Teachers' notes: The prince and the painter

The relationship between artist and patron: Titian and Prince Philip of Spain

Titian's relationship with Prince Philip of Spain, explored by Art Historian Karly Allen.

Many artists in the Renaissance had patrons who commissioned paintings and supported them financially. Titian, the greatest European artist of his time, was lucky enough to have as his patron Prince Philip of Spain, who would later become the most powerful monarch in Europe.

Artistic freedom

Detail from Titian, 'Self Portrait', 1566
Detail from Titian, 'Self Portrait', 1566. Madrid, Prado © Museo Nacional del Prado, Madrid

When working for Prince Philip, who later become the king of Spain,Titian enjoyed a remarkable level of freedom in his choice of subject. Letters survive that illuminate the relationship between this powerful European ruler and one of the greatest artists of all time.

Together, they redefined the roles of patron and artist, overlooking any mention of fees and contracts to pursue independent thought and creative achievement.

The resulting series of six large-format paintings appears to have evolved piecemeal over more than 10 years, with Titian himself suggesting the subjects and creating new and innovative compositions.

This level of respect and trust between the two men gave Titian free rein to create the most ambitious paintings of his career, including the masterpiece Diana and Actaeon.

How they met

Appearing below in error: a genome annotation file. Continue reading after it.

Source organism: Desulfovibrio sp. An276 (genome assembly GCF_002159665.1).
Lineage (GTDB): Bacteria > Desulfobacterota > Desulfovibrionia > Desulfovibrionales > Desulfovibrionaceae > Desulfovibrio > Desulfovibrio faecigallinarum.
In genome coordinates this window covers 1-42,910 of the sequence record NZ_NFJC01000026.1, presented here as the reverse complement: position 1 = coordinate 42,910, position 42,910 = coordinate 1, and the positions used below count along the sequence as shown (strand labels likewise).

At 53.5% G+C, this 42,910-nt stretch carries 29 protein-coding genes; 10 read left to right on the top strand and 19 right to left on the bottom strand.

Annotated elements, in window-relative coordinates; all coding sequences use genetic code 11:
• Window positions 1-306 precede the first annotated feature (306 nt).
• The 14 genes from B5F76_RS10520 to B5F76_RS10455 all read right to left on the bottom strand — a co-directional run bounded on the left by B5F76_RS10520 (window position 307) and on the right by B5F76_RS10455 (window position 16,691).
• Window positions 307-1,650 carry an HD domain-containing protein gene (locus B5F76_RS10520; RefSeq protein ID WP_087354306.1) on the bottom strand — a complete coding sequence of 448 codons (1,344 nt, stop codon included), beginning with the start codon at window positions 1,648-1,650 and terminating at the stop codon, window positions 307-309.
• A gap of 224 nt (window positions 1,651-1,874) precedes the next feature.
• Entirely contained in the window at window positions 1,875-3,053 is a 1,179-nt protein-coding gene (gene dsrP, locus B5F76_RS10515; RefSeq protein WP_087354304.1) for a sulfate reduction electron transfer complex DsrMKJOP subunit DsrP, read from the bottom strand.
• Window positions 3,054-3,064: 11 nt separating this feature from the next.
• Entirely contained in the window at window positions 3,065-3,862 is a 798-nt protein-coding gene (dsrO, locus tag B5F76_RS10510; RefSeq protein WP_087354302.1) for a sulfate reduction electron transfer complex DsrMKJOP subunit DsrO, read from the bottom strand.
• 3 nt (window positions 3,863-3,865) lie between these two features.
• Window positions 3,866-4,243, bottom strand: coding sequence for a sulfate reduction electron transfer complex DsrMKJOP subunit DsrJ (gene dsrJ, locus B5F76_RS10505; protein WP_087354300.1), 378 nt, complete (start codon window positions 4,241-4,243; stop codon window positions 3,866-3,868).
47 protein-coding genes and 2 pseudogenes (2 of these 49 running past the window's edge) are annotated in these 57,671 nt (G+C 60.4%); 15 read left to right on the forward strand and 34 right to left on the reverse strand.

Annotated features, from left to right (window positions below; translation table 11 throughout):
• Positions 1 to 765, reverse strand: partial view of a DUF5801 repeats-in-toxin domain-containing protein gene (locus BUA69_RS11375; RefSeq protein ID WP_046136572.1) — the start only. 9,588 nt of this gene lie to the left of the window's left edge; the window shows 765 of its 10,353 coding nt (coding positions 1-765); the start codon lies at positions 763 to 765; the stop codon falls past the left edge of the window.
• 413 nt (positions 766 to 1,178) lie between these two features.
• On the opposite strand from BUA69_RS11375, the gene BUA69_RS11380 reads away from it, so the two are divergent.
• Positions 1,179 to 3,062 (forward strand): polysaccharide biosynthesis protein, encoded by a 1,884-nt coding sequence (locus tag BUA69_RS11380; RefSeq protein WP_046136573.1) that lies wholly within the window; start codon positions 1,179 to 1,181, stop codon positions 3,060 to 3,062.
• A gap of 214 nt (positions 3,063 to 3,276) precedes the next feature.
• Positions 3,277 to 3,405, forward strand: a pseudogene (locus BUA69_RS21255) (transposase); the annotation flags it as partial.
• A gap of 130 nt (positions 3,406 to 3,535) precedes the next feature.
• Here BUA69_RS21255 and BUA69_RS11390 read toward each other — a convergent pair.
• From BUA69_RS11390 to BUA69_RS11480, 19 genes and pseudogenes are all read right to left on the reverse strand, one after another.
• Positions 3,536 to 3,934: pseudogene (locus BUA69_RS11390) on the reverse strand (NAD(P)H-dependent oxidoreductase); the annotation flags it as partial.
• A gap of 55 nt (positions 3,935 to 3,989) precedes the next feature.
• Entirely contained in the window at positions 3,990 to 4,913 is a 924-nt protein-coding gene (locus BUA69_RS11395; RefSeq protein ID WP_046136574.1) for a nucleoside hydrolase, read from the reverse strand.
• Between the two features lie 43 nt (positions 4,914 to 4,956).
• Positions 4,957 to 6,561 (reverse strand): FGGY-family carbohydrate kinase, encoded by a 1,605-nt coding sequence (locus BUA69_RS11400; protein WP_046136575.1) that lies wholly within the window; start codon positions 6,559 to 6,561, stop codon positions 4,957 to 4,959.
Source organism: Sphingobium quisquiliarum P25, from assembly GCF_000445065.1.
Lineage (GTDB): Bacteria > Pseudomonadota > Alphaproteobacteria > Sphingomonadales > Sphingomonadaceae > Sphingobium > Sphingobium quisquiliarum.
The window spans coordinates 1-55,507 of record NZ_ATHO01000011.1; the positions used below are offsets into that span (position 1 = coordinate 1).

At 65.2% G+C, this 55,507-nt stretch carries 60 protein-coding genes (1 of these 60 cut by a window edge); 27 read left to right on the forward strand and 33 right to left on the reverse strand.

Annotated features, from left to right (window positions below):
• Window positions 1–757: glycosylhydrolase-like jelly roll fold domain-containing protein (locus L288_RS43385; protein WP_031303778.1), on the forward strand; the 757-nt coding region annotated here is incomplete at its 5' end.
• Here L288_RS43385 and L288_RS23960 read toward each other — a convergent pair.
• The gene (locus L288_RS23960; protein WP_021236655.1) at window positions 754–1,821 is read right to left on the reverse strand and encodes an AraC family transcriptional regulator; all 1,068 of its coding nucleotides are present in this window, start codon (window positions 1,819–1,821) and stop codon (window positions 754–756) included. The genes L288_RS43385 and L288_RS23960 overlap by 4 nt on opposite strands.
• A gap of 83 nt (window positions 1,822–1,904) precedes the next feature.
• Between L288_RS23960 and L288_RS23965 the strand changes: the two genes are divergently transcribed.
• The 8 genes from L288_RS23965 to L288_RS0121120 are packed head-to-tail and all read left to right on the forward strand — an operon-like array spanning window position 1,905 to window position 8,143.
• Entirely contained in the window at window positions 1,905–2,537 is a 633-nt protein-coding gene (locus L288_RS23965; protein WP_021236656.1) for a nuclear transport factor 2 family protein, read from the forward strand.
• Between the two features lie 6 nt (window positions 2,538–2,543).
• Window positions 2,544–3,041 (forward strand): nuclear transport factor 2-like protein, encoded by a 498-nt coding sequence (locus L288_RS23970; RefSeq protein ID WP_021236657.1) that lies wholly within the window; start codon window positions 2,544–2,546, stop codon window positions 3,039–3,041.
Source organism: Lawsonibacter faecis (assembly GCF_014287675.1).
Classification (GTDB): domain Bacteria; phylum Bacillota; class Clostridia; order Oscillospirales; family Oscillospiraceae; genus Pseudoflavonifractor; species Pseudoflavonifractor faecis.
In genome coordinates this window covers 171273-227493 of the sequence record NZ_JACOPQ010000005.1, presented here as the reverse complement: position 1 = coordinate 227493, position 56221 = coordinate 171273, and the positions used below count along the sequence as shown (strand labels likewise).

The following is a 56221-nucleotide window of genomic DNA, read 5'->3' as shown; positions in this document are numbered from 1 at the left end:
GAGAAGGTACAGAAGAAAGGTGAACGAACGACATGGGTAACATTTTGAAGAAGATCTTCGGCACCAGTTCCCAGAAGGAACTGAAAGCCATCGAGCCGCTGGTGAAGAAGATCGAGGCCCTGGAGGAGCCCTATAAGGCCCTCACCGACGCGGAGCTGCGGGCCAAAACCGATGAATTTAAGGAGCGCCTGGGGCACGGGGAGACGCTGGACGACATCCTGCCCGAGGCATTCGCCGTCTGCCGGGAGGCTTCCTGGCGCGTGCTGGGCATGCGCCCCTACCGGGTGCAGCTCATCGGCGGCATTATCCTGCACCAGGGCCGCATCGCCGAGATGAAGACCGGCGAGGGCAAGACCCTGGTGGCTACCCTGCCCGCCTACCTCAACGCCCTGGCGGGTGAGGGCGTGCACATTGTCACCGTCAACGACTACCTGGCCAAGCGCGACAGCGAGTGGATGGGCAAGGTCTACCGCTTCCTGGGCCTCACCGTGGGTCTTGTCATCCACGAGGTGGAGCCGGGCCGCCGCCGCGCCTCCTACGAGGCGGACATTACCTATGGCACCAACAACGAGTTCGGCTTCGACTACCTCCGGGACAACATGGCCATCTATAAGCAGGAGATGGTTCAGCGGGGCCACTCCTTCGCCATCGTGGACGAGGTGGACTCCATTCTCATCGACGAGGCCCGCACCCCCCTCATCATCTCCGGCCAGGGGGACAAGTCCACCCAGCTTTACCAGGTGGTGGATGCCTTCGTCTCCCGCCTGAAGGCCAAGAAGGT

The ageing Titian first met the young Prince Philip, aged 21, in 1548. They met through Philip's father, the Holy Roman Emperor, King Charles V of Spain, who was Titian's patron.

In 1550, Titian painted Philip's portrait: 'Portrait of Philip II as a Prince', which now hangs in the Museo Nacional del Prado, Madrid.

The portrait was a success and the prince soon became another of Titian's royal patrons.

Visual poems

Titian and the prince conceived the idea of a grand programme of paintings, with Titian suggesting themes to suit the tastes of his new patron.

The resulting 'poesie' (visual poems), as Titian called them, were perfectly pitched to appeal to this young, hot-blooded prince: the sensuous and titillating expanses of female flesh and the theme of hunting, all played out in the guise of ancient mythology.

The Greek and Roman mythological stories from Ovid’s 'Metamorphoses' provided Titian with six intriguing tales from a world where immortals played havoc with the lives of men and women. These six paintings share themes of seduction, disguise and power and 'Diana and Actaeon' is the last of the series.

The figures in the painting draw inspiration from famous sculptures from antiquity: the standing pose of Actaeon can be compared with the 'Apollo Belvedere', in the Vatican, Rome. The seated nymph recalls the 'Crouching Venus' now in the Louvre, Paris.

Titian combined his skill as a painter with a sensitivity for courtly pursuits and a desire to appeal to Philip's erudite knowledge.

The painter of princes